In other words, it would be absolutely shocking if we found that youth who try e-cigarettes are not more likely to initiate smoking. I would have predicted the results found in this new study before the study was even conducted, and I would have bet my professional reputation on the fact that the study would indeed find an increased risk of smoking among youth who had experimented with e-cigarettes and that this risk would be greater among youth with a lower propensity to start smoking as measured by less definitive indicators such as parental control and general level of rebelliousness, or even stated intention to smoke.

To be clear, the rest of the story is that this new study provides no evidence that e-cigarettes are a gateway to smoking. Instead, it confirms that actual drug-related risk-taking behavior is a much better predictor of other drug-related risk-taking behavior than simply asking a kid if he thinks he will try another drug in the future or asking a kid how rebellious he is or how much his parents support him.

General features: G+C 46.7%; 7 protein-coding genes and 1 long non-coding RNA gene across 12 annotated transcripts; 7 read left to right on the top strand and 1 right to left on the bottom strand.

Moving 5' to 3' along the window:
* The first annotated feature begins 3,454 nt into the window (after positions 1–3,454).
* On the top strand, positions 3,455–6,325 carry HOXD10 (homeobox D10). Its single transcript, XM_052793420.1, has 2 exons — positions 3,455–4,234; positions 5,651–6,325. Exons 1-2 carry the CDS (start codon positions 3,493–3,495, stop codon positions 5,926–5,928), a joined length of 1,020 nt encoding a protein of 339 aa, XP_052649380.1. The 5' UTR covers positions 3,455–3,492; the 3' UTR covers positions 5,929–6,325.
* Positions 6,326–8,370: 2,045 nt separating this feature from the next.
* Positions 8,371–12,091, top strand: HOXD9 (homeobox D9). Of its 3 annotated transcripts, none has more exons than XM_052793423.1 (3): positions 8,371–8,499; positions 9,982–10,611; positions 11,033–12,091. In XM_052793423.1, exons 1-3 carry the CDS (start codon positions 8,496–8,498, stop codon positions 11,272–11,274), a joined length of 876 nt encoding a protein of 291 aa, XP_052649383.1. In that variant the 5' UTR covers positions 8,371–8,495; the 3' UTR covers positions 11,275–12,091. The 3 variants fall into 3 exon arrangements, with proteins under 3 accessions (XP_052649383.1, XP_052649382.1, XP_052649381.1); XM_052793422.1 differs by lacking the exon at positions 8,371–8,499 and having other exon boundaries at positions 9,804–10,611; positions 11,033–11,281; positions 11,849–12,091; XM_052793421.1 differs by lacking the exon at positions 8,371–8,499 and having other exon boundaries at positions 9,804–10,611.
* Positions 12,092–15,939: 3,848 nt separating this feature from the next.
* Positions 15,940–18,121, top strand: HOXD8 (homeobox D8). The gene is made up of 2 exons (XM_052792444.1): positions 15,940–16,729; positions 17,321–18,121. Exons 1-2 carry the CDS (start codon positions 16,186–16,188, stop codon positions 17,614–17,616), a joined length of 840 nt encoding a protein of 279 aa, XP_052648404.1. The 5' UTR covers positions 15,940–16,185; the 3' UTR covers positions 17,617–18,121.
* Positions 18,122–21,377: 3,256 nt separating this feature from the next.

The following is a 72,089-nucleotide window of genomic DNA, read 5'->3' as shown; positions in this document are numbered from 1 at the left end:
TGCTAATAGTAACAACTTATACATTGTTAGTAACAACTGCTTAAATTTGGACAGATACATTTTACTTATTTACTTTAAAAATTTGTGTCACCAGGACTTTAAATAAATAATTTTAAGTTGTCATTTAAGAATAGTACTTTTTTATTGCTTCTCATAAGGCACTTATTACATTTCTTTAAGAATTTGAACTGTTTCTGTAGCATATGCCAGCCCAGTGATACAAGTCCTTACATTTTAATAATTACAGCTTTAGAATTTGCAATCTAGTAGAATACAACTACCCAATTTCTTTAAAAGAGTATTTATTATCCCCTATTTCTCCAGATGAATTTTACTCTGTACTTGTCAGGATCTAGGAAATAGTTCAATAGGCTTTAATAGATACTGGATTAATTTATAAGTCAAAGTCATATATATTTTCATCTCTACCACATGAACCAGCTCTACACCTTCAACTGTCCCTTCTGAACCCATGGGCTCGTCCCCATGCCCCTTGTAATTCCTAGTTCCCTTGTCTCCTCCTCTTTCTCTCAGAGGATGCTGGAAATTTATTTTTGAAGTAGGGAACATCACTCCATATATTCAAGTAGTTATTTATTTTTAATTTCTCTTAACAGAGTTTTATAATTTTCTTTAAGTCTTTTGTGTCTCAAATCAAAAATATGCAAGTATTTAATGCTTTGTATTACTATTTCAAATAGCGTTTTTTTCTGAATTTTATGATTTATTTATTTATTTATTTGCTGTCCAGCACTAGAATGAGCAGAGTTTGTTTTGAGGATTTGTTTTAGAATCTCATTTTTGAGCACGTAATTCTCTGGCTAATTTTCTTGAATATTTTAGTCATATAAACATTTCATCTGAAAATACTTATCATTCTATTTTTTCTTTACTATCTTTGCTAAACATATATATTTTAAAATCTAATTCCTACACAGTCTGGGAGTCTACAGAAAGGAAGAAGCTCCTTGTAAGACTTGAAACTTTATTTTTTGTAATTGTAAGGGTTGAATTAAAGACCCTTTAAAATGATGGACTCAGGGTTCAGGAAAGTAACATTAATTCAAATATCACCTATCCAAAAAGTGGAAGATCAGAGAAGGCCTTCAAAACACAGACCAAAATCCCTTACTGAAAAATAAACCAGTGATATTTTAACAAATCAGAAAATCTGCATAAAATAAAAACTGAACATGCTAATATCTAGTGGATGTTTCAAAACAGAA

What would it take to actually provide evidence that marijuana use is a gateway to smoking?

Two things.

First, one would have to examine the trajectory of marijuana use. If youth who experiment with a few joints then go on to become regular marijuana users, and then over time progress to "harder" drugs like cigarettes, that would provide some evidence of a gateway effect of marijuana. But the present study presents no evidence that e-cigarette experimenters go on to become regular vapers, and then over time progress to cigarettes.

Second, one would have to provide at least some evidence of a mechanism by which the use of marijuana creates changes that then causally lead to smoking.